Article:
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    1. Chris, good question. Of course, considering birth numbers are something over which we have no control over ;) I'd say that multiples are good if you're into selling goats or want to quickly increase your herd size, or need a lot of meat, or for bartering for other useful things (like hay). They can be sold as bottle babies, which would have zero impact on the land.

      Regarding land impact, my biggest concern is how many goats I have over winter, when the forage is much slimmer and I have to rely more on hay. I make sure I'm down to winter numbers every year for all critters.

      Personally, I think I prefer twins the best, mostly because they have an automatic playmate. Plus you have a sense of increase, which is a form of wealth in an agrarian sense. Compared to trips or quads, there is no fighting over the udder with twins and every kid gets enough to eat. With more than two there is a concern that they're all getting enough milk. The boys are usually strongest and can push their sisters out of the way, yet the girls are more valuable in that they produce milk and more kids.

      The smaller breeds seem to have multiples more commonly than the bigger breeds. But then they eat less than the bigger breeds. Maybe nature has a sense of humor. :)

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    2. Thanks for answering. Everyone would have a different answer for what works best, depending what their land has to offer, and their personal needs of the animals they keep.

      Twins are probably the best compromise all round. But like you say, we don't really get a say in what eventuates. Other than selectively breeding goats with a reputation for having twins, more often than not.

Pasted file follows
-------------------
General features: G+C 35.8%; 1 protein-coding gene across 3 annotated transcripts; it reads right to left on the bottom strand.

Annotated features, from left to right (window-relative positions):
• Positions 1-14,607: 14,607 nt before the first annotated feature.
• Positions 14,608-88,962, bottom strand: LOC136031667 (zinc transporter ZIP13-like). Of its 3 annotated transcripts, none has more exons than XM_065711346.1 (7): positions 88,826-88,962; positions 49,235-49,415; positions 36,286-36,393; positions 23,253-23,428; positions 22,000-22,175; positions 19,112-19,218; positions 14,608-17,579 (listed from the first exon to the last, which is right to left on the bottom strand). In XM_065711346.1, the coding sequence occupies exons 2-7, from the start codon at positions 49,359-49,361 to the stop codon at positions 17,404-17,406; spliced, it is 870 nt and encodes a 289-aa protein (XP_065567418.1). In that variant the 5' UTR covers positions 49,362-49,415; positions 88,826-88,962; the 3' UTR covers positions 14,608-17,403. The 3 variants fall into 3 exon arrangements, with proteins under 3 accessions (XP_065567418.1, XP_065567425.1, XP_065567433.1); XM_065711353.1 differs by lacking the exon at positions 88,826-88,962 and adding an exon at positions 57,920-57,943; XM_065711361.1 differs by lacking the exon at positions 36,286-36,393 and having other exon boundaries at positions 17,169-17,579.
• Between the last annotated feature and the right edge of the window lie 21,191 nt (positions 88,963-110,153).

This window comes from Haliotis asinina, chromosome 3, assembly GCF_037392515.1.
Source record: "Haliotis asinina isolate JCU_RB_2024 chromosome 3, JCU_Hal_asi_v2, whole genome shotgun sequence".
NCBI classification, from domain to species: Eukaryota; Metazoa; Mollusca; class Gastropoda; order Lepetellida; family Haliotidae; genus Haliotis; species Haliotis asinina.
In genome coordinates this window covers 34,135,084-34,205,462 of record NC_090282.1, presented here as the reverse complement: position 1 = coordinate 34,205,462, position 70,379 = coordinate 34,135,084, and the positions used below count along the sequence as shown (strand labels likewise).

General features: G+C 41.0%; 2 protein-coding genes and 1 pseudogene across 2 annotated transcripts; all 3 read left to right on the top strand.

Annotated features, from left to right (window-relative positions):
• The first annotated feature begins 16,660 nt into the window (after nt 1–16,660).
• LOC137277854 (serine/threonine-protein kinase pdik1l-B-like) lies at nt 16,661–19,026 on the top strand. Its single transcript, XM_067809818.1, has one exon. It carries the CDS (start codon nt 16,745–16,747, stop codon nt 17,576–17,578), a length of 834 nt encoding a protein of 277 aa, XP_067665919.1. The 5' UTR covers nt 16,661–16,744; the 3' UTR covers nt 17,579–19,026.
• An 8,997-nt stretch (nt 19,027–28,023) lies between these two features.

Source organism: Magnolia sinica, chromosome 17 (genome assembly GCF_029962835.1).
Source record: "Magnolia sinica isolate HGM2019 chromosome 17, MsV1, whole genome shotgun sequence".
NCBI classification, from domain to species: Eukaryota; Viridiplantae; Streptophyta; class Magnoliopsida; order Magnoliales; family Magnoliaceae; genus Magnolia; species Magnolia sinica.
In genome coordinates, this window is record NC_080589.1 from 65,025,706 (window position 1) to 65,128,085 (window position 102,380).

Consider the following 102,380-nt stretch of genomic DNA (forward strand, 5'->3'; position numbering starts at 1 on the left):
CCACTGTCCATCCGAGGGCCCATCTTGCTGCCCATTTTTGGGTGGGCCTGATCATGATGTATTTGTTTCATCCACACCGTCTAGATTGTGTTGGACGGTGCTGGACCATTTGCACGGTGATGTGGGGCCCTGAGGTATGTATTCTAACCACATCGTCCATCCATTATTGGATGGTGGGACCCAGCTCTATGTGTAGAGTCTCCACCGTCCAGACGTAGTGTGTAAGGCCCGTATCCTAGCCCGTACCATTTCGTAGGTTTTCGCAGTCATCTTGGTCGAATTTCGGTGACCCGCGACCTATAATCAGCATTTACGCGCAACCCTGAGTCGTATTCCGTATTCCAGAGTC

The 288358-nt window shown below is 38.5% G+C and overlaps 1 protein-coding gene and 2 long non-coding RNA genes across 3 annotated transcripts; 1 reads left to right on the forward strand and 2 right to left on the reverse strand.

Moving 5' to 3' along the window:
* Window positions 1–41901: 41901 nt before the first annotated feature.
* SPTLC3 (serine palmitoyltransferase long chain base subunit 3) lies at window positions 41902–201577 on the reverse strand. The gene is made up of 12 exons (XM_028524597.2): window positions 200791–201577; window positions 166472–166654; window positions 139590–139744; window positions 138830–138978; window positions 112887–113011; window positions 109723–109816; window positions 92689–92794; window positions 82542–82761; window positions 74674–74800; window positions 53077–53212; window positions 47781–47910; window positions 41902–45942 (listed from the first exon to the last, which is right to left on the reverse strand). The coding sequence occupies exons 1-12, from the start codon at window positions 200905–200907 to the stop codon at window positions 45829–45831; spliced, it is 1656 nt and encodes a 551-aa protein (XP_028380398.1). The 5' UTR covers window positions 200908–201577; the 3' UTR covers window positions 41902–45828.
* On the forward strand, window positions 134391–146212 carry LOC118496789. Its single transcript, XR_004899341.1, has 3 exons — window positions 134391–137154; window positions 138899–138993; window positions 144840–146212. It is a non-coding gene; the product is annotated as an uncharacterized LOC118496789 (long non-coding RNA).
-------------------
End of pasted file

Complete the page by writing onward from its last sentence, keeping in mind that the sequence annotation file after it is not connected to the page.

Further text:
I like the last comment about nature having a sense of humour. Perhaps it knows, the smaller the animal, the less likely it is to survive against predators. So it builds in the numbers advantage. ;)

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    3. One thing that we've discovered is a challenge is finding that balance between land and animals. It can't be summarized in an absolute formula, even on a given area of land. What seems to be balance one year isn't the next because the vegetation fluctuates depending, especially, on weather. A couple years ago we had a very dry summer, which gave ground ivy an advantage. Well, nobody eats ground ivy but our forage didn't have enough water to grow. Another summer it was constantly cloudy and rainy, which presented other growing problems. I believe the purpose of the human element is to steward the land to maintain the balance. It's a good use of our intelligence, really, to continually analyze the changes and adapt to them.

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    4. This is why God designed diversity into nature, I believe. And it helps us maintain the balance better, when we spread out and diversity our requirements too. It's true what you say, even on the same piece of land, it can change from year to year.

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  18. Nice April Fools Joke! That is a darling little goat. Have you named it yet? Nancy

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    1. In my mind I'm calling her April. :)

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  19. well that is definitely the best april fools i've seen this year!